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Soil and subsoil of the Champenois vineyards
Soil and subsoil of the Champenois vineyards
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The subsoil is mainly limestone, as are 75% of the outcropping sediments (chalk, marl and limestone). This type of...

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Climatic characteristics of the Champenoise wine-growing region Double climatic influence: Continental and Oceanic
Climatic characteristics of the Champenoise wine-growing region Double climatic influence: Continental and Oceanic
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Le vignoble champenois est soumis à une double influence climatique, à la fois océanique et continentale, ce qui...

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The ultimate guide to Champagne clos: The must-haves
The ultimate guide to Champagne clos: The must-haves
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In the sumptuous landscape of wine, the clos in Champagne stand out like jewels in the crown, symbolising the...

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Geographical location of Champagne
Geographical location of Champagne
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La zone de production de l’appellation d’origine contrôlée (AOC) Champagne, qui a été définie par une loi en 1927,...

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Assemblage de Champagne: Le Savoir-Faire Artisanal Explained
Assemblage de Champagne: Le Savoir-Faire Artisanal Explained
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Champagne, an emblematic region of France, is famous for its vineyards and wine production, and has been declared a...

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Champagne also has a long shelf life!

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Contrary to popular belief, champagne improves with age, and tends to look cheekily young with age!

Champagne seems to be the victim of a huge misunderstanding! Unlike the great wines of Burgundy, Bordeaux or elsewhere, all connoisseurs rush to the cellar after receiving their purchases, champagne bottles are opened and drunk within days or weeks of purchase. "Champagne does not improve with age", we are often told to justify such early consumption, which can even flirt with infanticide.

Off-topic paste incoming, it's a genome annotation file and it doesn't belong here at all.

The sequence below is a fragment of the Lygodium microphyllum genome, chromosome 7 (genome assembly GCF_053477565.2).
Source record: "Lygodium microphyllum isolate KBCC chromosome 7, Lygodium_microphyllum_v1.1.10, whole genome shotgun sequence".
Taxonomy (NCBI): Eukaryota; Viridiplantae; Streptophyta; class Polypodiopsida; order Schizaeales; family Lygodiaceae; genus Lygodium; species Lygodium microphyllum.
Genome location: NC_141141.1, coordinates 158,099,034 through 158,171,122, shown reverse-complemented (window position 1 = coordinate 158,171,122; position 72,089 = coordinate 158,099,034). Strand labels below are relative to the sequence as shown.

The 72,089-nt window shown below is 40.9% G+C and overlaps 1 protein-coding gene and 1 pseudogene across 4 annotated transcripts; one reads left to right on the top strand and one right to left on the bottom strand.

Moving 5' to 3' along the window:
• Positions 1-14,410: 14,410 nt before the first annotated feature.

The magic of old Champagne bottles

And yet, there are many enthusiasts who appreciate older bottles with faded, worn labels. "These old champagnes have a particular flavor that can confuse newcomers," admits François Audouze, a great collector of old wines. But they still have a special flavor. A flavour sometimes close to dessert wines. They're great table companions ". When the bubbles are intact, the wine is almost miraculous. Wine expert Pascal Kuzniewski explains: "The Diamants Bleus, Grandes Dames and Dom Pérignon of the 60s and 70s are absolutely drinkable today. Personally, I would place Krug 1928 in the pantheon of wines, all regions included, that I have ever tasted".

This craze is particularly pronounced in Scandinavian countries and the UK, two regions with a long-standing culture of fine wine. Customers were prepared to pay a fortune at auction for prestigious bottles like this Salon 64 magnum sold for €5,000 in Epernay. However, it is possible to treat yourself at a very reasonable price", explains Pascal Kuzniewski. In this auction, wine lovers can buy a bottle of Laurent Perrier 1934 for €210 and a bottle of A Pol Roger 1949 for €380, as well as a Dom Ruinart €85 rosé.

The houseswant to put an end to the prejudice against Champagne ageing, and no longer hesitate to organize large-scale vertical tastings to measure the evolutionary capacity of great vintages. For example, a wine tasting organized by Perrier-Jouët takes us back to 1825.

A recent immersive experience organized by Ruinart, Bollinger or Salon is a beautiful revelation of the magic that vintage champagne can unleash.

Dom Ruinart celebrates its 50th anniversary by presenting 18 of the 21 cuvées produced since 1959 to a select group of lucky tasters. Most of the time, these wines take on the air of impetuous youth, like the brilliant 1961, or the delicious 1969.

Bollinger and its president, Jérôme Philipon, made the same observation after tasting the wine. An opportunity to revisit 22 of the 27 vintages produced between 1950 and 2000. Here, even if the youngest wines delight us with their delicacy and elegance, the oldest cuvées push us into another dimension. The entry begins with the RD 1985 cuvée, the RD 79, a very full-bodied and vinous champagne, the RD 66, with a more complex and evolved aromatic palette, and finally the RD 1952, the first RD house marketed by RD. This bottle is simply perfect.

The show is made more educational by presenting parallel tastings of five vintages (1997, 1996, 1990, 1988 and 1976) in bottle and magnum. The big container wins every time. The wine navigates in two parallel realms. The bottle is punctual, in direct contact with its vintage and its natural evolution, while the magnum seems to have frozen the wine in time, systematically presenting champagne in effervescent form. Because it's also the magic of old champagnethat can give these old ladies a new lease of life.